If you’re interested in picking up the Saxophone as an adult – like I did – good choice! Whether it’s as a first instrument or as an addition to ones you already know, it can be a bit of a minefield trying to figure out which Saxophone is the right one to choose.
Generally, choosing an instrument from the perspective of an adult beginner gives you a bit more freedom than from the perspective of a child: Like how grown-ups can choose to eat ice cream for dinner, they can also choose to spend a bit more money on an instrument… or maybe go for one that isn’t as traditional.
The first hurdle is choosing which Saxophone you want to learn. Generally, the Alto or Tenor Saxophones are the most popular and more ‘standard’ choices. Though Soprano or Baritone are not totally off the table I’m steering clear of these. If you are a beginner and dive straight in here…why? You are making life hard for yourself.
Both are transposing instruments, with the Alto being in Eb and the Tenor in Bb. Alto Saxophones are the smaller of the two, meaning they are much lighter, and their range is of a higher pitch than the Tenor. Tenor Saxophones are the opposite of this. They are larger, heavier and they produce lower pitches than the Alto. Tenor Saxophones also tend to be more expensive than Alto Saxophones.
At the lower end of the budget scale, the best options would probably be offerings by Sonata or Elkhart.
The Sonata SAS701 or the Elkhart 100AS Alto Saxophones are great sub-£500 options, favored by many younger players and schools. They are the ideal choice for someone who might not be completely confident that they will stick with the instrument.
Similarly, the Elkhart 100TS Tenor Saxophone is a great option if bound by a lower budget. Though with Tenor Saxophones being generally more expensive, this model is fairly close to the £500 mark.
In this price range, options open up a bit for both types of Saxophone.
The Trevor James Classic II Alto Saxophone is a great mid-level Sax. Even better, it comes in standard Gold Lacquer, Black, Black with Gold Keys, or – it has been rumored – in Pink! This goes for the Trevor James Classic II Tenor Saxophone too, though the gold lacquer model is the only one that falls under £1000, for any other finishes the price does creep up a bit.
Jupiter’s JAS-500-Q Alto Sax and JTS-500-Q Tenor Sax are both viable mid-range options. While Jupiter have suffered from some bad publicity based on their older products, their modern products are of a much better quality. While some historical opinions still remain, these saxophones are built to last and sound great at a manageable price.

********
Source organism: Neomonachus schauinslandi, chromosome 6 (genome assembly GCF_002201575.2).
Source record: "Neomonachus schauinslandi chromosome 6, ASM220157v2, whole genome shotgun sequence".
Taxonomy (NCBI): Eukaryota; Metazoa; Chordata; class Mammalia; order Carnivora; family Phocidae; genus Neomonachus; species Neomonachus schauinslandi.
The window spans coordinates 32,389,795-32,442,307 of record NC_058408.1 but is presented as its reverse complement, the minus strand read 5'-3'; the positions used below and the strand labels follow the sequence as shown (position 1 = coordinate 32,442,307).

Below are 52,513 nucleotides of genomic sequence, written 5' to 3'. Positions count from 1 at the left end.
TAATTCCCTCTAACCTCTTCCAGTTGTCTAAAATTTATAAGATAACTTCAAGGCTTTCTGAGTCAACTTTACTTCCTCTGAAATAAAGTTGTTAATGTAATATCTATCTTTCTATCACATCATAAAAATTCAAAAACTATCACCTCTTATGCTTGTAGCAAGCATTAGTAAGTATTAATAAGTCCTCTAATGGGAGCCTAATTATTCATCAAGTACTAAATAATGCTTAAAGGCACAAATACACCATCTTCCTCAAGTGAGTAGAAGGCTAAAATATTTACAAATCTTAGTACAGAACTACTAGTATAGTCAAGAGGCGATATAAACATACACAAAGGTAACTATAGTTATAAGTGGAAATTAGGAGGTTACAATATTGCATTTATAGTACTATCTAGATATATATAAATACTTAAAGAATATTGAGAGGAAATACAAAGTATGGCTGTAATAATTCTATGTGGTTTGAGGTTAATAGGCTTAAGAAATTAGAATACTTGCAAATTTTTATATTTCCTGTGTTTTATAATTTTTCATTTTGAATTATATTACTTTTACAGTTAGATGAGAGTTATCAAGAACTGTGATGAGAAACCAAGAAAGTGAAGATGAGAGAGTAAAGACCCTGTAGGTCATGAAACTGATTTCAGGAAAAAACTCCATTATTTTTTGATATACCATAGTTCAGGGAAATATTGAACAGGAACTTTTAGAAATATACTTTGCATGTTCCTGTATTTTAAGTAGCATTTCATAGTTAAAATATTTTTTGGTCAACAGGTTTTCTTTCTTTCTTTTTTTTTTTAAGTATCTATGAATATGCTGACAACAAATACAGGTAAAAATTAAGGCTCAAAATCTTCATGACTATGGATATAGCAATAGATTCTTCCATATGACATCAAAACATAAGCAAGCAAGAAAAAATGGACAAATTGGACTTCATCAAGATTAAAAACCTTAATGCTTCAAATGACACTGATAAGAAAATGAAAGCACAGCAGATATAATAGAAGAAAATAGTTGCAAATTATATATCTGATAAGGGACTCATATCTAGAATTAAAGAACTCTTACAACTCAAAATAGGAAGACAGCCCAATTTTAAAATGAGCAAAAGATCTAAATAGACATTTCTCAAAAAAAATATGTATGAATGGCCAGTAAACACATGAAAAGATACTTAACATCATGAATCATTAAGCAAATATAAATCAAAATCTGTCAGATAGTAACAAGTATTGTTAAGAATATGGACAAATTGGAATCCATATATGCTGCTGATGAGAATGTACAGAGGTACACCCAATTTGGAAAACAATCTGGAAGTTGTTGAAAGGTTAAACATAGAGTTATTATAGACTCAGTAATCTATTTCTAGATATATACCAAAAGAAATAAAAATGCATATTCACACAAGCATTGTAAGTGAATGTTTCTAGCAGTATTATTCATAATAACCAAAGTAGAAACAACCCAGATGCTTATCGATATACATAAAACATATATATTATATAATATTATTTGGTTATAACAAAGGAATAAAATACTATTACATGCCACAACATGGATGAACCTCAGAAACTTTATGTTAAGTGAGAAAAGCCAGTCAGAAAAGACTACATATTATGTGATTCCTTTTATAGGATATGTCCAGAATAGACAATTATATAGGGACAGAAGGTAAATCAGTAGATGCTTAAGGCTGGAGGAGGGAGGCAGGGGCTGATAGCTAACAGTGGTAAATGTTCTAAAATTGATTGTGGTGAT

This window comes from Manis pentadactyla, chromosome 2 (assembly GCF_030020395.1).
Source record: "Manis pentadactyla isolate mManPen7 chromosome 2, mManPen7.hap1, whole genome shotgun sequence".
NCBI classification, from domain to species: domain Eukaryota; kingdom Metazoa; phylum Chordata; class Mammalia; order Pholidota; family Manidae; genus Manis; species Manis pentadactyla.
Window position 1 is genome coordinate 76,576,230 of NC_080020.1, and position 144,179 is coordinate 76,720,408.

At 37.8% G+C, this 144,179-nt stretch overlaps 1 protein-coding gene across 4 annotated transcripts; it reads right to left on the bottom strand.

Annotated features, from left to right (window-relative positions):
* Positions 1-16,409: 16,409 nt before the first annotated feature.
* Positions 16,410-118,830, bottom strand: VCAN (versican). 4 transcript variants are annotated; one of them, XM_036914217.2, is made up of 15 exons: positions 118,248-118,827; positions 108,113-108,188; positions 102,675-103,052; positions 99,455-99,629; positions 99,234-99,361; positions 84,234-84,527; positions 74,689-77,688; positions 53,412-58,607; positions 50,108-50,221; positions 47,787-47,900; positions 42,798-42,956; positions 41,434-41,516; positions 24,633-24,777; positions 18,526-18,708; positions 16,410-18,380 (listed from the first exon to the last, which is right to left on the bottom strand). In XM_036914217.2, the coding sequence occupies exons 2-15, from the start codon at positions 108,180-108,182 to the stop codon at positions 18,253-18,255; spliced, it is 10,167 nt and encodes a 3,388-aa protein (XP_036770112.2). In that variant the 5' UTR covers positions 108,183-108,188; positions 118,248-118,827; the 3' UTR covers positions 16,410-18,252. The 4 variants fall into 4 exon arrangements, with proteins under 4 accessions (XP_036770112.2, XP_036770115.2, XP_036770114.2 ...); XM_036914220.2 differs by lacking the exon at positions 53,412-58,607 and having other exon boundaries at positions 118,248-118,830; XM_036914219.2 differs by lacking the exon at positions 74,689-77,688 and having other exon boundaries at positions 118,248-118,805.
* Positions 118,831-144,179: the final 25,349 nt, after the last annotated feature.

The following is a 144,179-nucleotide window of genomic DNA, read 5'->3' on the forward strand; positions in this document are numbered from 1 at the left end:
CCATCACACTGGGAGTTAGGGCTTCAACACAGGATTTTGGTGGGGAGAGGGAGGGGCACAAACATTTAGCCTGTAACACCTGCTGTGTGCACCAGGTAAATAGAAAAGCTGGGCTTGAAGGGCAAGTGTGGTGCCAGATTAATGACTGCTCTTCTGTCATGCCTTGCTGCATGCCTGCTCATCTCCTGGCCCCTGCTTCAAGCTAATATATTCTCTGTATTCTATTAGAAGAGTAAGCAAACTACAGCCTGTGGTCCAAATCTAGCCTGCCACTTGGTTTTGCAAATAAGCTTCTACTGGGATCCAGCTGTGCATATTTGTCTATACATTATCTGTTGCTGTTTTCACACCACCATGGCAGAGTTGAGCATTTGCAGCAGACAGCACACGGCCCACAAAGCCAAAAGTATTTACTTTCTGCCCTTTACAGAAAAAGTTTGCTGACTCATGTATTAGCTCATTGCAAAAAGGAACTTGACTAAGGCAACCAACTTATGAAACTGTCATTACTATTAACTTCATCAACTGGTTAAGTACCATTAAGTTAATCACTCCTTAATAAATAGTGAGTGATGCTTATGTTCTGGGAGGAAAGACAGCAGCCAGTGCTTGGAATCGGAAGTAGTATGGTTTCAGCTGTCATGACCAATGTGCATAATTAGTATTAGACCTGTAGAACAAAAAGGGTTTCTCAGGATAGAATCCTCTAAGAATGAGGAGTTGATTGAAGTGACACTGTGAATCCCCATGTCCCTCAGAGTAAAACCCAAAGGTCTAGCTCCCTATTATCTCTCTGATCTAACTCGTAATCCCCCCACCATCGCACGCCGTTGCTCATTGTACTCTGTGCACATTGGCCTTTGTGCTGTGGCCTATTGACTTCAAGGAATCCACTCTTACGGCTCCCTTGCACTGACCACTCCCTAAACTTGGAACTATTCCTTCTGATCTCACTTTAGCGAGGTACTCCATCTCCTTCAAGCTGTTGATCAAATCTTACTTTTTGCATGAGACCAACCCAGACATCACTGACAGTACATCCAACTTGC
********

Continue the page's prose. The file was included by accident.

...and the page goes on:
Following this, we have the first Yamaha options. For the Alto Sax their lowest priced model is the YAS280. A bit more expensive than other options, but being such a reputable household name, the money goes into buying a product that you know will be of a high quality and hold its value.
The Tenor equivalent to this, the YTS280, is slightly over the £1,000 mark – at £1,096 at the time of writing – but the same high quality craftsmanship and materials are used, making it an excellent choice that would progress with you.
At this price point you start to move away from Student and into the realms of Intermediate and Professional models.
Yamaha’s first post-£1,000 options are the YAS480 Alto and the YTS480 Tenor intermediate saxophones. Both offer a notable step up from the previous Yamaha model. With a little more resistance than its predecessor, these might be slightly more suitable for players with a bit of experience behind them to be able to get the most out of the instrument.
Following this, the Yamaha YAS62 Alto and YTS62 Tenor are closer to professional level instruments. They have been designed to ensure the smoothest response to your playing, and to make the instrument as ergonomically friendly as possible. These models would be a great choice for anyone wanting to make a real investment in their playing and want an instrument that won’t need an upgrade.
While there are great saxophones above this price range, such as models from Yanagisawa and Selmer, as well as higher end models from Yamaha and Trevor James, I would assume that a beginner, even with a large budget, might not want to be spending up to the £3,000 mark on a first instrument!